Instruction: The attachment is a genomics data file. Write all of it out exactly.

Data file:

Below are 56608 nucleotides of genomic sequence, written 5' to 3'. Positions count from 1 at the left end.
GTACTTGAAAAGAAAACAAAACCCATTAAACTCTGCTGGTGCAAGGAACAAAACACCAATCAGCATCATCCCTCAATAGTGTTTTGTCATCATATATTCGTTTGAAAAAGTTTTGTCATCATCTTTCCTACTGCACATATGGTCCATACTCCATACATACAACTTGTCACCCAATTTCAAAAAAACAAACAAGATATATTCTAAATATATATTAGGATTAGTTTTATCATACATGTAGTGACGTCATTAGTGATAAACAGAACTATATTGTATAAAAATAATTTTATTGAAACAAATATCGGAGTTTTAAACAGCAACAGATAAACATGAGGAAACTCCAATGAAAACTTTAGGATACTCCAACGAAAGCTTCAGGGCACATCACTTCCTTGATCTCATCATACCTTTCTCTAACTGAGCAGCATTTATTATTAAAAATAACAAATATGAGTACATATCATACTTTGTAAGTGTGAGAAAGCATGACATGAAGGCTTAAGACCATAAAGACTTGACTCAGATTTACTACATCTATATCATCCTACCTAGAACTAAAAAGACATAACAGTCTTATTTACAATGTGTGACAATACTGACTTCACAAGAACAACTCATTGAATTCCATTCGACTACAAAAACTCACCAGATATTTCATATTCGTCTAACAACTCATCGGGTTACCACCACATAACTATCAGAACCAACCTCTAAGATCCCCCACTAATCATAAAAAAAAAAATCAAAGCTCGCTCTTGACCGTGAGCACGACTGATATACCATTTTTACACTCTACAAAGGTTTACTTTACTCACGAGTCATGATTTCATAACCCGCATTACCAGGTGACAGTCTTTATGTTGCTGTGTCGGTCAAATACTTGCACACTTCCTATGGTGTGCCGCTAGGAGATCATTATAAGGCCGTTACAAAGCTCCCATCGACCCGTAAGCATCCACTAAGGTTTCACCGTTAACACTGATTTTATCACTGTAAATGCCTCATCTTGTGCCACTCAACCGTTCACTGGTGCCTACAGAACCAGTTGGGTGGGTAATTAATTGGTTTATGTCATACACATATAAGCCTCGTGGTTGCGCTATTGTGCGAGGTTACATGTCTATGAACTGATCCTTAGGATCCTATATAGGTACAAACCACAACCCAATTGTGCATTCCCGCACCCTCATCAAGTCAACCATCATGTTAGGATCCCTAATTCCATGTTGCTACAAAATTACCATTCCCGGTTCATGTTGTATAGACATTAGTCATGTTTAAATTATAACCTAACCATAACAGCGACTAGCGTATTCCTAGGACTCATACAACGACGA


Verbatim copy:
Below are 56608 nucleotides of genomic sequence, written 5' to 3'. Positions count from 1 at the left end.
GTACTTGAAAAGAAAACAAAACCCATTAAACTCTGCTGGTGCAAGGAACAAAACACCAATCAGCATCATCCCTCAATAGTGTTTTGTCATCATATATTCGTTTGAAAAAGTTTTGTCATCATCTTTCCTACTGCACATATGGTCCATACTCCATACATACAACTTGTCACCCAATTTCAAAAAAACAAACAAGATATATTCTAAATATATATTAGGATTAGTTTTATCATACATGTAGTGACGTCATTAGTGATAAACAGAACTATATTGTATAAAAATAATTTTATTGAAACAAATATCGGAGTTTTAAACAGCAACAGATAAACATGAGGAAACTCCAATGAAAACTTTAGGATACTCCAACGAAAGCTTCAGGGCACATCACTTCCTTGATCTCATCATACCTTTCTCTAACTGAGCAGCATTTATTATTAAAAATAACAAATATGAGTACATATCATACTTTGTAAGTGTGAGAAAGCATGACATGAAGGCTTAAGACCATAAAGACTTGACTCAGATTTACTACATCTATATCATCCTACCTAGAACTAAAAAGACATAACAGTCTTATTTACAATGTGTGACAATACTGACTTCACAAGAACAACTCATTGAATTCCATTCGACTACAAAAACTCACCAGATATTTCATATTCGTCTAACAACTCATCGGGTTACCACCACATAACTATCAGAACCAACCTCTAAGATCCCCCACTAATCATAAAAAAAAAAATCAAAGCTCGCTCTTGACCGTGAGCACGACTGATATACCATTTTTACACTCTACAAAGGTTTACTTTACTCACGAGTCATGATTTCATAACCCGCATTACCAGGTGACAGTCTTTATGTTGCTGTGTCGGTCAAATACTTGCACACTTCCTATGGTGTGCCGCTAGGAGATCATTATAAGGCCGTTACAAAGCTCCCATCGACCCGTAAGCATCCACTAAGGTTTCACCGTTAACACTGATTTTATCACTGTAAATGCCTCATCTTGTGCCACTCAACCGTTCACTGGTGCCTACAGAACCAGTTGGGTGGGTAATTAATTGGTTTATGTCATACACATATAAGCCTCGTGGTTGCGCTATTGTGCGAGGTTACATGTCTATGAACTGATCCTTAGGATCCTATATAGGTACAAACCACAACCCAATTGTGCATTCCCGCACCCTCATCAAGTCAACCATCATGTTAGGATCCCTAATTCCATGTTGCTACAAAATTACCATTCCCGGTTCATGTTGTATAGACATTAGTCATGTTTAAATTATAACCTAACCATAACAGCGACTAGCGTATTCCTAGGACTCATACAACGACGA